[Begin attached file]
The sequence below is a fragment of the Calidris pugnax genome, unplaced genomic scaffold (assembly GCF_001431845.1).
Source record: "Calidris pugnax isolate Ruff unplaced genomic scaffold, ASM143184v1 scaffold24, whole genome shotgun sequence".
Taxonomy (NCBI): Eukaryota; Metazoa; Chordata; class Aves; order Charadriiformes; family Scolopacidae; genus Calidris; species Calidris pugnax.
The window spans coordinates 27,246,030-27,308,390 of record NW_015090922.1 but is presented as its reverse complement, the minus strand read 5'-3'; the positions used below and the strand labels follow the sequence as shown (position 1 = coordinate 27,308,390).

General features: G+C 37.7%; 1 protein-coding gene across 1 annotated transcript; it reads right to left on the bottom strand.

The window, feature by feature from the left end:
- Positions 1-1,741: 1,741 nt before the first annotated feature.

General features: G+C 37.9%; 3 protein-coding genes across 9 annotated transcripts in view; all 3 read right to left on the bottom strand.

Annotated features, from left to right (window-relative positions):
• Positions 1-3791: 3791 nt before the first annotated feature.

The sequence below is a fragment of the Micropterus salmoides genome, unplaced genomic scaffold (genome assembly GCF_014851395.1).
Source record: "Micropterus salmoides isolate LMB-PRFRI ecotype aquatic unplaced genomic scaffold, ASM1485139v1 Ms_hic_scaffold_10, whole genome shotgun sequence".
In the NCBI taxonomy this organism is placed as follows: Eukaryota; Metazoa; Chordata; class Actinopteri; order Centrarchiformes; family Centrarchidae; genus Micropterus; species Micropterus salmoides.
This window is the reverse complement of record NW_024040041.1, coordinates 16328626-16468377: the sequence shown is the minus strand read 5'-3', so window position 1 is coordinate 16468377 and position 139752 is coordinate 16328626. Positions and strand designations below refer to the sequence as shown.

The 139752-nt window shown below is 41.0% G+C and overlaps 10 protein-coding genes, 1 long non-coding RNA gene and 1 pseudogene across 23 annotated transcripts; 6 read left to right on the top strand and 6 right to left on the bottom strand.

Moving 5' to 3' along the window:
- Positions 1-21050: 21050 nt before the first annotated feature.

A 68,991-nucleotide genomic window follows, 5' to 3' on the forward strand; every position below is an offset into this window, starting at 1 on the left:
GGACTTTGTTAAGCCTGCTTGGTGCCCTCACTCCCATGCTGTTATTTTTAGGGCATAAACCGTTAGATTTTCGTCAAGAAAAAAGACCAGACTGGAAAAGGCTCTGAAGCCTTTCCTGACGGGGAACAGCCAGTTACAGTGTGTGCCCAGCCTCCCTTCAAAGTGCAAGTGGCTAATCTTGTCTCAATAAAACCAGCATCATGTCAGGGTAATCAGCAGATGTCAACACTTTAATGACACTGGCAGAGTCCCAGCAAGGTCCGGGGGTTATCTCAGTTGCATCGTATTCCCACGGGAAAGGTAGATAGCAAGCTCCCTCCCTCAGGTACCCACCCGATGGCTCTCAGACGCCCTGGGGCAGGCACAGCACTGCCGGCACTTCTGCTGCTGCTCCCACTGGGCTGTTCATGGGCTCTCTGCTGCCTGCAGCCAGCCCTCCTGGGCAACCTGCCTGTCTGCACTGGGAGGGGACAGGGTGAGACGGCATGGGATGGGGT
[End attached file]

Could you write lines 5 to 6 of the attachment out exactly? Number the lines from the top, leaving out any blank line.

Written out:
General features: G+C 37.7%; 1 protein-coding gene across 1 annotated transcript; it reads right to left on the bottom strand.

The window, feature by feature from the left end: